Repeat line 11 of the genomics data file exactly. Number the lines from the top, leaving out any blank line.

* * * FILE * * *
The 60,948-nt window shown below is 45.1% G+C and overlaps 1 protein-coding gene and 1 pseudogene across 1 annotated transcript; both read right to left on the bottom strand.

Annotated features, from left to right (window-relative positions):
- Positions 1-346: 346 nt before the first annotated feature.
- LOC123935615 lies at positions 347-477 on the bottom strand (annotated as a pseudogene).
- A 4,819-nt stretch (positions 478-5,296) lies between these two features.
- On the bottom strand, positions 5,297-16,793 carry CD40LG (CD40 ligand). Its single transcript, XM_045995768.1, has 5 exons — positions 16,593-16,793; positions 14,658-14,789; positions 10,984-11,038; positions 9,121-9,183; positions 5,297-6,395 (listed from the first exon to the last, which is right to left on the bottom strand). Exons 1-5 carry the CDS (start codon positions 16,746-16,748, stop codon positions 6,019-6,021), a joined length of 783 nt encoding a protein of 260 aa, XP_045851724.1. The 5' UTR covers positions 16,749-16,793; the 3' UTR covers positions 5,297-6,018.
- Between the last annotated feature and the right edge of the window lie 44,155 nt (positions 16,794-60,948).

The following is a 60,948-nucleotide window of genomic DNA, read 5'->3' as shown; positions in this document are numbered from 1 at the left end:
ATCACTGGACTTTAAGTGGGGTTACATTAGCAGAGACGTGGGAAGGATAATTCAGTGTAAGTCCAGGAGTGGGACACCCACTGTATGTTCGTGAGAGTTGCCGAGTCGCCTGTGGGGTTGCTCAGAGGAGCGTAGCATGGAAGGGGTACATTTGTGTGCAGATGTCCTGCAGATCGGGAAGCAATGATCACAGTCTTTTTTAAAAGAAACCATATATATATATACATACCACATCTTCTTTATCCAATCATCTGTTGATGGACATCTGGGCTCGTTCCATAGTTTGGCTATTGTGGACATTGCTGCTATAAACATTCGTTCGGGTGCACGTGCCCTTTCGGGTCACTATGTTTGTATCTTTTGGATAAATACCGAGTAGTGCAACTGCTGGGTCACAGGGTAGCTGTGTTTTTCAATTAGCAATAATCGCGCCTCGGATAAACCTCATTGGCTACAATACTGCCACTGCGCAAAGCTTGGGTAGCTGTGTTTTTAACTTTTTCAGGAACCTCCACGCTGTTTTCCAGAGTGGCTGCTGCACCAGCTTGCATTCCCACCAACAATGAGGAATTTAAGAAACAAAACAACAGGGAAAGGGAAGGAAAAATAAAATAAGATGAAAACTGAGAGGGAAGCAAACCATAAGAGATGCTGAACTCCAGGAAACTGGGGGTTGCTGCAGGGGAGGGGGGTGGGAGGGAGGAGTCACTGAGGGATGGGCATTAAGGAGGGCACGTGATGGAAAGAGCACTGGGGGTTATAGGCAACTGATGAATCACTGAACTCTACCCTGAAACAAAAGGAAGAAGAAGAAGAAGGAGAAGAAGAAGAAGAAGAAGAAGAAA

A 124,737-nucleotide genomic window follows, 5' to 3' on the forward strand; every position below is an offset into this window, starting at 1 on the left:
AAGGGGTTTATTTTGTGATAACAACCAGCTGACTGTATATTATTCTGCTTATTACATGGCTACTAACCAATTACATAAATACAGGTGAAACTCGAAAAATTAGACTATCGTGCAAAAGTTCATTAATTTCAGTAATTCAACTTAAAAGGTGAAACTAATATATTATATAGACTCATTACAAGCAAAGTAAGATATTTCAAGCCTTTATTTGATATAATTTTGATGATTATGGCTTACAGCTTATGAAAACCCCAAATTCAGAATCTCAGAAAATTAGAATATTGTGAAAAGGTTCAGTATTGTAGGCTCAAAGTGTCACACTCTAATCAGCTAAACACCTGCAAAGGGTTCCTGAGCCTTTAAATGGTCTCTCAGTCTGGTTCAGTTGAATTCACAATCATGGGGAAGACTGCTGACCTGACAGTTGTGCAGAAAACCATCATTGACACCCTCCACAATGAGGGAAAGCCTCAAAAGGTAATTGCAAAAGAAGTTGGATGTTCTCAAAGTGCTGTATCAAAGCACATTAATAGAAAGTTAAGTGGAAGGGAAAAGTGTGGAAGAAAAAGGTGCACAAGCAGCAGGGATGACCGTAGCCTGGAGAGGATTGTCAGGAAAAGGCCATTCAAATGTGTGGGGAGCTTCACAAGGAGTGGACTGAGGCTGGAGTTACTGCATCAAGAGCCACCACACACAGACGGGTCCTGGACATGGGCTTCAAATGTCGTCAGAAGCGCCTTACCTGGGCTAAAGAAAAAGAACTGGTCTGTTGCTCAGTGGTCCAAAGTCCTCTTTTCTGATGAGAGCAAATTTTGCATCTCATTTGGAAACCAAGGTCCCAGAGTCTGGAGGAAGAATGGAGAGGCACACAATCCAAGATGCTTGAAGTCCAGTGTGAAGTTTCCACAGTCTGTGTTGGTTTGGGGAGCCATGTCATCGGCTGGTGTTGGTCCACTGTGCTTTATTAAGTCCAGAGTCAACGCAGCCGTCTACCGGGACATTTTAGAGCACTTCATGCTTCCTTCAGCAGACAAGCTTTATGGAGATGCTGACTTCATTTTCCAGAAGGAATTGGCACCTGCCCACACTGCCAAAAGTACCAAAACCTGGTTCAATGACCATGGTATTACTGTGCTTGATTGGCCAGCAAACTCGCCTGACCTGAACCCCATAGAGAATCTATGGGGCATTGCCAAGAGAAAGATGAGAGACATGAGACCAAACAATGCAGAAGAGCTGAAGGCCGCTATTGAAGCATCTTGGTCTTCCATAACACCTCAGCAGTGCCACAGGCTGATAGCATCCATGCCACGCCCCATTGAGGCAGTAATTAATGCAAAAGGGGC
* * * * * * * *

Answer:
AAGGGGTTTATTTTGTGATAACAACCAGCTGACTGTATATTATTCTGCTTATTACATGGCTACTAACCAATTACATAAATACAGGTGAAACTCGAAAAATTAGACTATCGTGCAAAAGTTCATTAATTTCAGTAATTCAACTTAAAAGGTGAAACTAATATATTATATAGACTCATTACAAGCAAAGTAAGATATTTCAAGCCTTTATTTGATATAATTTTGATGATTATGGCTTACAGCTTATGAAAACCCCAAATTCAGAATCTCAGAAAATTAGAATATTGTGAAAAGGTTCAGTATTGTAGGCTCAAAGTGTCACACTCTAATCAGCTAAACACCTGCAAAGGGTTCCTGAGCCTTTAAATGGTCTCTCAGTCTGGTTCAGTTGAATTCACAATCATGGGGAAGACTGCTGACCTGACAGTTGTGCAGAAAACCATCATTGACACCCTCCACAATGAGGGAAAGCCTCAAAAGGTAATTGCAAAAGAAGTTGGATGTTCTCAAAGTGCTGTATCAAAGCACATTAATAGAAAGTTAAGTGGAAGGGAAAAGTGTGGAAGAAAAAGGTGCACAAGCAGCAGGGATGACCGTAGCCTGGAGAGGATTGTCAGGAAAAGGCCATTCAAATGTGTGGGGAGCTTCACAAGGAGTGGACTGAGGCTGGAGTTACTGCATCAAGAGCCACCACACACAGACGGGTCCTGGACATGGGCTTCAAATGTCGTCAGAAGCGCCTTACCTGGGCTAAAGAAAAAGAACTGGTCTGTTGCTCAGTGGTCCAAAGTCCTCTTTTCTGATGAGAGCAAATTTTGCATCTCATTTGGAAACCAAGGTCCCAGAGTCTGGAGGAAGAATGGAGAGGCACACAATCCAAGATGCTTGAAGTCCAGTGTGAAGTTTCCACAGTCTGTGTTGGTTTGGGGAGCCATGTCATCGGCTGGTGTTGGTCCACTGTGCTTTATTAAGTCCAGAGTCAACGCAGCCGTCTACCGGGACATTTTAGAGCACTTCATGCTTCCTTCAGCAGACAAGCTTTATGGAGATGCTGACTTCATTTTCCAGAAGGAATTGGCACCTGCCCACACTGCCAAAAGTACCAAAACCTGGTTCAATGACCATGGTATTACTGTGCTTGATTGGCCAGCAAACTCGCCTGACCTGAACCCCATAGAGAATCTATGGGGCATTGCCAAGAGAAAGATGAGAGACATGAGACCAAACAATGCAGAAGAGCTGAAGGCCGCTATTGAAGCATCTTGGTCTTCCATAACACCTCAGCAGTGCCACAGGCTGATAGCATCCATGCCACGCCCCATTGAGGCAGTAATTAATGCAAAAGGGGC